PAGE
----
Sarah's project, “Food for the gods: the role of belief in Greek myth and ritual”, looks at the evidence for conceptions of divine diet and why people worship them with offerings of food.
Oxford Food Research Network
Our network of food researchers spans a large number of departments and institutes at Oxford University. Since our definition of the food system is broad, so is the range of research interests covered by our network.
We are aware that we have not yet contacted everyone at the University with an interest in food research. If you are a researcher at Oxford, and would like to be involved in this food research network, please get in touch.
Researchers with the Environmental Research Doctoral Training Partnership logo are supervisors on this training programme.
Leanne studies the hepatic processes in humans, looking at the accumulation of liver fat and diseases associated with this.
John's role is to develop and lead food systems research within Oxford’s Environmental Change Institute, with particular emphasis on the multiple two-way interactions between food security and environment.
Susan Jebb is a nutrition scientist whose research interests are focused on how what we eat affects the risk of gaining weight or becoming obese and the interventions that might be effective to help people lose weight or reduce the risk of obesity-related diseases.
Fredrik Karpe's carries out genetic epidemiological research studying human metabolism to understand the complications of obesity and type 2 diabetes.
Jeya's research interests lie in the study of strepsiptera, parasites that mostly live in other insects, such as bees, wasps, grasshoppers, leafhoppers and planthoppers.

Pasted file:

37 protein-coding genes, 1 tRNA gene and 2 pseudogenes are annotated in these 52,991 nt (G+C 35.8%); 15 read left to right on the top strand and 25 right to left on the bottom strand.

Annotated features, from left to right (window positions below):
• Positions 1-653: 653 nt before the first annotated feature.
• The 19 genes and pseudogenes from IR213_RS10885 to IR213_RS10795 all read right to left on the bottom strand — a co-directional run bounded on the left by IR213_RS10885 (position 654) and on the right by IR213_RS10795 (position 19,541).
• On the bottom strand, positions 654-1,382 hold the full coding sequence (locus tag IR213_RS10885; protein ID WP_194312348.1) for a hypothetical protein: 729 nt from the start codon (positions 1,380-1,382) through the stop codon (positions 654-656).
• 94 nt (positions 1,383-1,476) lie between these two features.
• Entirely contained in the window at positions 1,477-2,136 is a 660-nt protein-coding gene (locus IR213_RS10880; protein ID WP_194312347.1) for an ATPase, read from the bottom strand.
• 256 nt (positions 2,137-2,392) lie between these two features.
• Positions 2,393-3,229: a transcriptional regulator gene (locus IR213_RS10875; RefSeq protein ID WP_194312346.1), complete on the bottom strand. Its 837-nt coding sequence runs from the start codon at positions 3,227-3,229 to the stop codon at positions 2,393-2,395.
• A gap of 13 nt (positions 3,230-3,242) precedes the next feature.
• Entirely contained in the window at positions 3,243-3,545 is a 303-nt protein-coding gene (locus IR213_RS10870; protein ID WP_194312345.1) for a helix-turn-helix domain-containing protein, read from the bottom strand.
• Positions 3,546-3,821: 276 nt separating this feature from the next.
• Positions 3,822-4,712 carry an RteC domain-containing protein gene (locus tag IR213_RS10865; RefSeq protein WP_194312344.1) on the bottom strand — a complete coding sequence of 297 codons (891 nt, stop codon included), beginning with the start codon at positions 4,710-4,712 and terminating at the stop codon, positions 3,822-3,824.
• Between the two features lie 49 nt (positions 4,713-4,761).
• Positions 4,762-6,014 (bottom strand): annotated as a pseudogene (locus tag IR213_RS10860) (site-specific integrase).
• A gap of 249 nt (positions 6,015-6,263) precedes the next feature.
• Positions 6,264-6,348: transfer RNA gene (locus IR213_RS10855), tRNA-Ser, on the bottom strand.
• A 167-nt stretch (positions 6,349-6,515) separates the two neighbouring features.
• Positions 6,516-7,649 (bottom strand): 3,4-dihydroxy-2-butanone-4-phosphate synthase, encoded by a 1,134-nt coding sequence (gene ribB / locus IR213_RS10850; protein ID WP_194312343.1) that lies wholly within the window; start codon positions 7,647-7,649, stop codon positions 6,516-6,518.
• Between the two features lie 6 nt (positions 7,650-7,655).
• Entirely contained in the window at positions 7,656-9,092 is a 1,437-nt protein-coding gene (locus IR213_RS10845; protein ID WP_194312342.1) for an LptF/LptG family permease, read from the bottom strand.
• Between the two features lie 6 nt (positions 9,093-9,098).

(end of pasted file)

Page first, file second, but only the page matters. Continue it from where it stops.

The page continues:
Steve Kelly's research is focussed on addressing this knowledge gap employing innovative high-throughput experimental and computational strategies.
Tim Key’s main research interests are the roles of diet and sex hormones in the aetiology of cancer, and the long-term health of vegetarians.
John Krebs is no longer carrying out original research. His interests lie in the relationship between science and policy, and has been particularly involved in policy related to the control of bovine tuberculosis.
Tonya Lander's lab uses cutting edge tracking technology to study the impact of land-use type and land-use change on pollinator behaviour and pollination service provision.
Jane Langdale’s research interests are in the evolution of plant development and photosynthetic development.
Russell is interested in the energy and carbon implications of farming.
Dr. Leeson’s main research interests are in the socio-demographic aspects of ageing populations, covering both demographic modelling of population development and the analysis of national and international data sets.
Owen is a community ecologist and conservation biologist.
Javier's work focuses on food governance systems, particularly those that incorporate novel technologies of genetic and nutritional modification.
Rachel Loopstra’s research focuses on understanding social welfare policy as a determinant of population health and well-being.
Anna's work embodies a particular synergy between human geography and the study of China and focuses on environmental pollution, development and health in the Chinese countryside.
David Macdonald is interested in the scientific underpinning of practical and policy solutions to problems in wildlife conservation.
Martin Maiden's research aims to translate the findings of investigations into population biology and the evolution of bacterial pathogens into benefits for human health, through public health interventions such as vaccination.